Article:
Swiss hacker indicted after claiming credit for breaching Nissan, Intel
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FILE PHOTO: A man holds a laptop computer as cyber code is projected on him in this illustration picture taken on May 13, 2017. REUTERS/Kacper Pempel/Illustration/File Photo
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By Paresh Dave
(Reuters) - A Swiss computer hacker who has claimed credit for helping steal or distribute proprietary data from Nissan Motor Co, Intel Corp and most recently security camera startup Verkada was indicted on Thursday, U.S. prosecutors announced.
Till Kottmann, 21, remains in Lucerne and has been notified about the pending charges, the U.S. attorney's office in Seattle said in a statement.
Kottmann did not immediately respond to a request for comment following the announcement of the indictment, which came after midnight in Lucerne.
Kottmann over the last year allegedly working with a group accessed internal files belonging to at least eight parties, including six unnamed companies, the Washington State Department of Transportation and an undisclosed federal agency, according to the indictment.
"Kottmann, and others, accessed protected computers, including 'git' and source code repositories as well as internal infrastructure, through use of stolen access keys, credentials and exploits," the indictment said.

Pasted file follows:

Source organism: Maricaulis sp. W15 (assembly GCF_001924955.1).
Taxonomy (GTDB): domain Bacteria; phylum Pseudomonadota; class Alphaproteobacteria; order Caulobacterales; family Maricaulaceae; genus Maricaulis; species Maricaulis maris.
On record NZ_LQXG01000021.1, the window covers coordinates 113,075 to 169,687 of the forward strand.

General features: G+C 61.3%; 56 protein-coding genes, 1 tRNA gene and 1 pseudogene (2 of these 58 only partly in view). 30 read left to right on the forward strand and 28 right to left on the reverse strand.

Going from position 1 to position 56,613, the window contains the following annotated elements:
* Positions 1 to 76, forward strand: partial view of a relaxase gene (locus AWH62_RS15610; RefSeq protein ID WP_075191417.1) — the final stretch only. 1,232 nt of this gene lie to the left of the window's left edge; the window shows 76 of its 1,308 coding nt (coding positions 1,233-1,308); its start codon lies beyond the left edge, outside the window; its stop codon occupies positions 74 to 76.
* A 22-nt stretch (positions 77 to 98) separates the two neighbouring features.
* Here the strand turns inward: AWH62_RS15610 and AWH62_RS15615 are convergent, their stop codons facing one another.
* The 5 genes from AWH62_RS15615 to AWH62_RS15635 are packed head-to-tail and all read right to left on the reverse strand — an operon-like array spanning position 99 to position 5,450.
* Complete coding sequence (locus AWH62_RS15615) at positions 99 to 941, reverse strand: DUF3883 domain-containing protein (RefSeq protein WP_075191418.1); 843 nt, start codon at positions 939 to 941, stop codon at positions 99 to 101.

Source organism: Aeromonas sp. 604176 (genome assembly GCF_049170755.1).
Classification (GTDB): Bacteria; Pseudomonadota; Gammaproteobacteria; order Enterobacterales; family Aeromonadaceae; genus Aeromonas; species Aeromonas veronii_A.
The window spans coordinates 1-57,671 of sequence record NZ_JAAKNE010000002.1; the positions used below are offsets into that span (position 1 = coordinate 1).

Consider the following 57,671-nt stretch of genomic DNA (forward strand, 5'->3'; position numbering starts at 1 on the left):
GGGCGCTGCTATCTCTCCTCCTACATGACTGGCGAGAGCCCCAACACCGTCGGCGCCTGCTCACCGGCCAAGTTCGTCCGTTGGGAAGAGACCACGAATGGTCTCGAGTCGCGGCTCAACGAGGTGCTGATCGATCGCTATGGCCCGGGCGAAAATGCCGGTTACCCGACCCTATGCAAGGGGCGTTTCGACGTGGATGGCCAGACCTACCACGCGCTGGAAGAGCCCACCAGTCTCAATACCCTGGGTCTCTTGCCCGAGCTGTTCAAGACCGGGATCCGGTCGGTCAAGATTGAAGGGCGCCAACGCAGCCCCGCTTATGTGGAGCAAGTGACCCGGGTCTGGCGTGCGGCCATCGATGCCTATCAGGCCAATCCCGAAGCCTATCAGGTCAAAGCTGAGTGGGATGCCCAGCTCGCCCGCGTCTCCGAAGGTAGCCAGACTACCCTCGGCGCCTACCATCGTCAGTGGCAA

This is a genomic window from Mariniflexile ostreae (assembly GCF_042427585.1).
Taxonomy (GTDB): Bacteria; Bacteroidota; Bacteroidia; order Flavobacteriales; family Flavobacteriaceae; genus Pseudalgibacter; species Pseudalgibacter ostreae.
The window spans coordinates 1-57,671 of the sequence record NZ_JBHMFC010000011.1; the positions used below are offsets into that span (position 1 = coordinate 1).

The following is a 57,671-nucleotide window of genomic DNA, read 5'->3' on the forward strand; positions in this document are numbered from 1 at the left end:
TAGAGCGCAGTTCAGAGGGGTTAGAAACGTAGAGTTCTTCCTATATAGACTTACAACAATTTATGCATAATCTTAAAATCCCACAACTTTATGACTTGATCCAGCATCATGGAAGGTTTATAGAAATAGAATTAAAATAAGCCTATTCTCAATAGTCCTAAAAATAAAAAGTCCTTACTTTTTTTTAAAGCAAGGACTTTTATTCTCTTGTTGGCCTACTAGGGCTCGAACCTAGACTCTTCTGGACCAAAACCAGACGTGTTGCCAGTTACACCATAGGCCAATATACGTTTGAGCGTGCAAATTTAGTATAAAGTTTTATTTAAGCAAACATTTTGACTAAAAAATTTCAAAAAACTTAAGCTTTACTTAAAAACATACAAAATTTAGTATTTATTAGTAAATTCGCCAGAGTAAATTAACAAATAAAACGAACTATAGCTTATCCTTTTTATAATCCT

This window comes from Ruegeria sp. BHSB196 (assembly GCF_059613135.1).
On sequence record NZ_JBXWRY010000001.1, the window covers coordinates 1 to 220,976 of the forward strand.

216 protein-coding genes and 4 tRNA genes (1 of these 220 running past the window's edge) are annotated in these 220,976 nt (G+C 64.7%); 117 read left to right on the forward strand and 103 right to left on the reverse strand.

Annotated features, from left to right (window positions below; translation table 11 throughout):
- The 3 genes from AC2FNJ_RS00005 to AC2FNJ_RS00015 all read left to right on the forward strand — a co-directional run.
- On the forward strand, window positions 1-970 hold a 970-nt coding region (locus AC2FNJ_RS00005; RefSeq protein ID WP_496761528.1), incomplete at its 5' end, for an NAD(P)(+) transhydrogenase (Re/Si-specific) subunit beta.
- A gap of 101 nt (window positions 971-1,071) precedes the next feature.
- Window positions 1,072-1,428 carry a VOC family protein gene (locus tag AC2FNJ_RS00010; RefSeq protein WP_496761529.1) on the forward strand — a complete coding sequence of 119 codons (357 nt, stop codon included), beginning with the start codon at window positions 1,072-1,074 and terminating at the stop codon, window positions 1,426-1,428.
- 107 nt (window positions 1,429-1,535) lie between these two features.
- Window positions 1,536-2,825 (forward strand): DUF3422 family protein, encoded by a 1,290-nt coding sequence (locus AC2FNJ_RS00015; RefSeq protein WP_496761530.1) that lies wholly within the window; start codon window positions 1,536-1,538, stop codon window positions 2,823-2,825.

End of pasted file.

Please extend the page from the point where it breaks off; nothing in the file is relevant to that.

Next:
It added Kottmann overall hacked dozens of businesses and government agencies and purportedly published leaked data from over 100 entities.
In social media posts and on a website, Kottmann allegedly shared some of the information and took credit for breaches, the document said.
Dates and descriptions in the indictment related to two of the alleged hacks match Kottmann's past statements about Intel and Nissan.
Intel declined to comment. Nissan and Verkada did not immediately respond to requests for comment.
This month, Kottmann shared with Reuters recordings of live and archived surveillance footage Kottmann obtained from inside a Tesla factory, an Alabama jail and other facilities by gaining access to Verkada's administrative system.
Prosecutors accused Kottmann of wire fraud, aggravated identity theft and conspiracy to commit computer fraud and abuse.
It was not immediately clear if or when Kottmann would be brought to the U.S. to face charges. Swiss authorities raided Kottmann's residence last week.
(Reporting by Paresh Dave; additional reporting by Joseph Menn; Editing by Leslie Adler and Michael Perry)
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